Immokalee workers step up battle against Burger King

By Mike Martinez

The Coalition of Immokalee Workers (CIW), an organization that represents farmworkers in central Florida, on Dec. 23 extended their struggle to workers at the Burger King restaurant in the Miami neighborhood of Aventura by holding a picket there. On Nov. 30, the CIW had led a nine-mile-long march of 1,500 workers and their supporters down to the Burger King corporate offices in Miami demanding a penny more per pound raise for the tomatoes they pick.

Immokalee farmworkers and supporters<br>march on the Burger King headquarters in Miami.
Immokalee farmworkers and supporters
march on the Burger King headquarters in Miami.
Photo: Andy Lin

The CIW has been waging fights against some of the largest U.S.-based fast food corporations. These farmworkers, who mostly pick tomatoes, are fighting to improve living and working conditions from what can only be called modern day slavery.

The first stop on the Nov. 30 march targeted Goldman Sachs, a large investment firm that owns a big portion of the BK Corporation’s stock and has executives sitting on BK Corporation’s board of directors. According to a Dec. 20, 2006, article in the New York Times, Lloyd C. Blankfein, chairman and chief executive of Goldman Sachs, was paid “a bonus of $53.4 million in 2006, the highest ever for a Wall Street chief executive” – most of it coming off of the backs of farmworkers.

Most of the farmworkers receive 40-to-45 cents for each 32-pound bucket of tomatoes that they pick. After a 10-hour workday, they would have to have picked up to 2 tons each in order to make a little over $50, barely making the minimum wage. These farmworkers have been working for the same rates since their last pay raise in 1978.

Paying the extra penny would only cost the multibillionaire fast-food giant $250,000 a year, yet they refuse to budge.

In 2005, the CIW led a national boycott against another fast food giant, Taco Bell. Workers and students all over the country joined in solidarity in a campaign known as “boot the bell” that included hunger strikes. This struggle forced Taco Bell to the negotiating table.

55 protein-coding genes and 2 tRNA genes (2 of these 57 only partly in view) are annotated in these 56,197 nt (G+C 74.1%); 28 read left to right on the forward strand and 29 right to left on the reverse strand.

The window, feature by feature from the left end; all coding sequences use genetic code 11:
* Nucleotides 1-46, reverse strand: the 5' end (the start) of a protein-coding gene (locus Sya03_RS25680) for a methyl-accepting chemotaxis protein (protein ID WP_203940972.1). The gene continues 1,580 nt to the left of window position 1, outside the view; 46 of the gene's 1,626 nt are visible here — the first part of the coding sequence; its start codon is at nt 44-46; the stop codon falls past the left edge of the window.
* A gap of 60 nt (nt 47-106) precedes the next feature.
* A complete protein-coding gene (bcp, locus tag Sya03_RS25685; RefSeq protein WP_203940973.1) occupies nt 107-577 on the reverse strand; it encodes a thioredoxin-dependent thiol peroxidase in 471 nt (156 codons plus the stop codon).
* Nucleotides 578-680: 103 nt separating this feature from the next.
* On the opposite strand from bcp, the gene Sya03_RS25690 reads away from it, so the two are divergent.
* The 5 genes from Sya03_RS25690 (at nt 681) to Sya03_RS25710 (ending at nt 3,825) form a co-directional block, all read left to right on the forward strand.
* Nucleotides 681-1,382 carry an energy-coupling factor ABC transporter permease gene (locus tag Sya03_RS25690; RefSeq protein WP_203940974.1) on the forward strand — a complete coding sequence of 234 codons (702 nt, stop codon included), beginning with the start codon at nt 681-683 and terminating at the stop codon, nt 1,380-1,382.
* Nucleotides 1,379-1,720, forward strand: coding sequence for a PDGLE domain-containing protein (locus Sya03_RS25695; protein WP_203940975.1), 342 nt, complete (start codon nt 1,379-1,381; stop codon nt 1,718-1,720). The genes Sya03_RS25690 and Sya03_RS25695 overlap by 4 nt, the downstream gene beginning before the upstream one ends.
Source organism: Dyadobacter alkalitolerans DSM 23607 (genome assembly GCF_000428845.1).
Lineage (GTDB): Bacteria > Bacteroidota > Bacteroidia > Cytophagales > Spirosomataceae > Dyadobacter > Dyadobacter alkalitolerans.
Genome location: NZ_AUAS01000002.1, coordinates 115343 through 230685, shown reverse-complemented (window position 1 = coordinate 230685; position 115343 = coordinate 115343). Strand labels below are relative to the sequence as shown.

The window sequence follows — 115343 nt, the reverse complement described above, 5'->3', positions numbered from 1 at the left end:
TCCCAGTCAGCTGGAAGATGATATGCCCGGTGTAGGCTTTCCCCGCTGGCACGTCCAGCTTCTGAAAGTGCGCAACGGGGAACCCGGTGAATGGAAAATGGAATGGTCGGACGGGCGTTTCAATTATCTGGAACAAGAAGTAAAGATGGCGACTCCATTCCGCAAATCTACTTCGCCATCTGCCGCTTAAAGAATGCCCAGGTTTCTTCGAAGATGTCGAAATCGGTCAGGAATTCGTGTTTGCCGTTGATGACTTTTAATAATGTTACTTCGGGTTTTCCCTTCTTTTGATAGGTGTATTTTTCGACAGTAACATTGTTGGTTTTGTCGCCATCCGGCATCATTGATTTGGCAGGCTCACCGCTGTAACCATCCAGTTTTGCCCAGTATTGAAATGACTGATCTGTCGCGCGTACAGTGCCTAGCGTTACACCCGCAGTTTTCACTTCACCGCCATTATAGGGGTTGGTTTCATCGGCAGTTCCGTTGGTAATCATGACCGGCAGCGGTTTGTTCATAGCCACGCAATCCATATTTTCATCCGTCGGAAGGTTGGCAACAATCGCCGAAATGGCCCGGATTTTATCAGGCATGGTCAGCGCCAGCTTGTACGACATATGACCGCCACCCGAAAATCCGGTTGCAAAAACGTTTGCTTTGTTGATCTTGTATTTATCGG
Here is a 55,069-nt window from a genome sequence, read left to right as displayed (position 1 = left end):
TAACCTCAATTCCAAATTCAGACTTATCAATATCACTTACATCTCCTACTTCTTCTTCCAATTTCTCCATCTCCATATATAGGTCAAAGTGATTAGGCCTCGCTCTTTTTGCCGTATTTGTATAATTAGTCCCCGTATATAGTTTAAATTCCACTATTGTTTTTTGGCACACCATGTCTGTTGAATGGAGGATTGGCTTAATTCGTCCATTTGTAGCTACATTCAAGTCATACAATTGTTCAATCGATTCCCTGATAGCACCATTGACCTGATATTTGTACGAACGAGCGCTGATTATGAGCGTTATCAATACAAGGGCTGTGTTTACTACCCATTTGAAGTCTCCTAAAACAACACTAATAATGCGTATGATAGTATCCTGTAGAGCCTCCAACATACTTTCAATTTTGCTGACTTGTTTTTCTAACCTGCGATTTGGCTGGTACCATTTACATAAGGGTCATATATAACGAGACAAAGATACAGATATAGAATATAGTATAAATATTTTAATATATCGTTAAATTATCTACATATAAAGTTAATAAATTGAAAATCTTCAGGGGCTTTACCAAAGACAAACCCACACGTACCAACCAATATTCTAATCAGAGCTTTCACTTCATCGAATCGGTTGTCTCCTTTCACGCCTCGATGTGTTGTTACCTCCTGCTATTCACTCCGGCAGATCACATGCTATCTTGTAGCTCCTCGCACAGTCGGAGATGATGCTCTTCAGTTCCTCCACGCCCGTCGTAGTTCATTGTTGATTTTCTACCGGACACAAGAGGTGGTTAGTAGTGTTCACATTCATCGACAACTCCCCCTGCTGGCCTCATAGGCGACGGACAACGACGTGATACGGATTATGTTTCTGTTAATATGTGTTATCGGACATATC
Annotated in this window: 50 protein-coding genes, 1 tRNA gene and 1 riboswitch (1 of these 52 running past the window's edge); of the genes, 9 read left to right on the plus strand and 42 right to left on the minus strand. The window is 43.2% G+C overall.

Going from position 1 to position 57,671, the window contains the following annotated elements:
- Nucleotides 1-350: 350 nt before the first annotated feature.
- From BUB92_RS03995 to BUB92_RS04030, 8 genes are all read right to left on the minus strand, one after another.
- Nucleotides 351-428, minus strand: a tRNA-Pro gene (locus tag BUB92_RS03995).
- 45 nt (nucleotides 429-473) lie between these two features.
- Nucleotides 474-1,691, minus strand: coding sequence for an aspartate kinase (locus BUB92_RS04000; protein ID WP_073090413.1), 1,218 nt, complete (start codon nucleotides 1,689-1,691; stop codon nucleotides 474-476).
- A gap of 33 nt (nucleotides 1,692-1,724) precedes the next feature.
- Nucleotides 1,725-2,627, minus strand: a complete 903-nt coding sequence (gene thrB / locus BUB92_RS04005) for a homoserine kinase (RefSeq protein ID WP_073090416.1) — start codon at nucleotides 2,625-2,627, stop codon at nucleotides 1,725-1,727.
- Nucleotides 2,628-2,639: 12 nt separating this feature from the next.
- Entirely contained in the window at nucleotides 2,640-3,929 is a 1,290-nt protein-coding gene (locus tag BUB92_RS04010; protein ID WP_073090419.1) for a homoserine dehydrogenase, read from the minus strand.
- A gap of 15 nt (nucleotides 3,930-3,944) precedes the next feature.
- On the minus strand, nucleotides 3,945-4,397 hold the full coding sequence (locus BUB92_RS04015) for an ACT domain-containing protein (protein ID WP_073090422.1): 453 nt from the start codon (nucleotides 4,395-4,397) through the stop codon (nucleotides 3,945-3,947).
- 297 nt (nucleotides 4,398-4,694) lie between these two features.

McDonald’s also came to the negotiating table last April in the face of possible protests or a boycott. Despite all of these advancements and the Nov. 30 historic nine-mile march, the Burger King bosses vow to resist the penny raise and preserve the living conditions in Florida’s fields.

But all is not grim, students and workers from several unions including the Teamsters, SEIU, CWA and UNITE HERE are joining the CIW in the fight to halt the decline in wages. The struggle for a penny more will escalate and even Burger King restaurant employees are joining the fight. At the Dec. 23 picket at the local Burger King restaurant in mostly the white upscale Aventura neighborhood, restaurant workers cheered the picketers and some even came out and joined the demonstrators.

Apparently, the Burger King employees were first told that they were going to be paid before Christmas, but on that Sunday they were told, “No paychecks until after Christmas.” So as the protest started to build the employees started to cheer from within the restaurant. When the chant, “No more slaves! Pay a living wage!” started, one worker even came outside to lead the chant.

The CIW is sending a full-time team back to Miami after the first of the year. So there will be a lot more actions coming up both here and around the U.S.

The writer is from the Bolivarian Youth in Miami, who have participated in the CIW actions.

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